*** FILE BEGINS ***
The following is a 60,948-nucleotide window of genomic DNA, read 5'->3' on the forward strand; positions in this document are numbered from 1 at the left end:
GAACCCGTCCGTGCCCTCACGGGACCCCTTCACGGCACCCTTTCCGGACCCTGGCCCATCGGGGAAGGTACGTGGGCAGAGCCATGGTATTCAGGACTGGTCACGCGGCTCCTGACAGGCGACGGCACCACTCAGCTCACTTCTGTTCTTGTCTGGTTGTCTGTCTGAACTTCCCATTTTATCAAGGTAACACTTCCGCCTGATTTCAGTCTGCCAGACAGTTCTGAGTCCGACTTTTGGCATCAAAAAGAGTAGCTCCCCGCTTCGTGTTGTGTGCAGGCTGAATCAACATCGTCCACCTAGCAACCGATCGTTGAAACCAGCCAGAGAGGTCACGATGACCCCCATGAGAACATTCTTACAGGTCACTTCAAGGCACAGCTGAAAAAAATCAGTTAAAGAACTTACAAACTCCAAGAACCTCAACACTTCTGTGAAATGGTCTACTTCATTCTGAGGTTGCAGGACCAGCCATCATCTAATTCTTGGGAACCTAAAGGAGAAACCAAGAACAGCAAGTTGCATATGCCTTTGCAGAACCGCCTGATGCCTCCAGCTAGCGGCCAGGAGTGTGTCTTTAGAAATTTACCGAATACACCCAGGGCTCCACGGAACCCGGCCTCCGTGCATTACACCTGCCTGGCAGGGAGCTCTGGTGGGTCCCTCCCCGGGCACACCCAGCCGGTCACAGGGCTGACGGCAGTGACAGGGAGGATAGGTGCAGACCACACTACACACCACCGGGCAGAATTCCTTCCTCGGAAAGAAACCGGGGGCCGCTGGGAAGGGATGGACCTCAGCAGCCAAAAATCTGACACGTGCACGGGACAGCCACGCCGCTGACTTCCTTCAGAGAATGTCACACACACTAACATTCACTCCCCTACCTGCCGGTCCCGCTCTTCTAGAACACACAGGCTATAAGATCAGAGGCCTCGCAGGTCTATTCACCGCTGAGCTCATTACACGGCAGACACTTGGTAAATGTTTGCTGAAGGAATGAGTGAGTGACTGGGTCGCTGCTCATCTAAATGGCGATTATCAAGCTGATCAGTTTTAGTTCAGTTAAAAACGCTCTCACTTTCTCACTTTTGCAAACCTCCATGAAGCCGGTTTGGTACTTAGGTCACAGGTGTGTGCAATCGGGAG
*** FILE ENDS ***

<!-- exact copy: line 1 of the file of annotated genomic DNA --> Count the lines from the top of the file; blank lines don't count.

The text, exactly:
The following is a 60,948-nucleotide window of genomic DNA, read 5'->3' on the forward strand; positions in this document are numbered from 1 at the left end: